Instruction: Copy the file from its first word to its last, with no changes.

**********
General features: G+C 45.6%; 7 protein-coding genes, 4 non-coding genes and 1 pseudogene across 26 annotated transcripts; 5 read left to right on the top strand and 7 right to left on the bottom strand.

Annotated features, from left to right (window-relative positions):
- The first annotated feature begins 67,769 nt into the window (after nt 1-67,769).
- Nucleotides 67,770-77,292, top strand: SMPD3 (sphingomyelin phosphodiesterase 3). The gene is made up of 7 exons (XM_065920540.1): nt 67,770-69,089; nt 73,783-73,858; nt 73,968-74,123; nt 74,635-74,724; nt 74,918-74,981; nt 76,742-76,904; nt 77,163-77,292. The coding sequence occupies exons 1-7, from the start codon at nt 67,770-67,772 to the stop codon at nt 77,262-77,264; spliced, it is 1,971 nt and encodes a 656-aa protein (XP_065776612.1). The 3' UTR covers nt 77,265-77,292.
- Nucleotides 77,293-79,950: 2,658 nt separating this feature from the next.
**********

General features: G+C 45.6%; 7 protein-coding genes, 4 non-coding genes and 1 pseudogene across 26 annotated transcripts; 5 read left to right on the top strand and 7 right to left on the bottom strand.

Annotated features, from left to right (window-relative positions):
- The first annotated feature begins 67,769 nt into the window (after nt 1-67,769).
- Nucleotides 67,770-77,292, top strand: SMPD3 (sphingomyelin phosphodiesterase 3). The gene is made up of 7 exons (XM_065920540.1): nt 67,770-69,089; nt 73,783-73,858; nt 73,968-74,123; nt 74,635-74,724; nt 74,918-74,981; nt 76,742-76,904; nt 77,163-77,292. The coding sequence occupies exons 1-7, from the start codon at nt 67,770-67,772 to the stop codon at nt 77,262-77,264; spliced, it is 1,971 nt and encodes a 656-aa protein (XP_065776612.1). The 3' UTR covers nt 77,265-77,292.
- Nucleotides 77,293-79,950: 2,658 nt separating this feature from the next.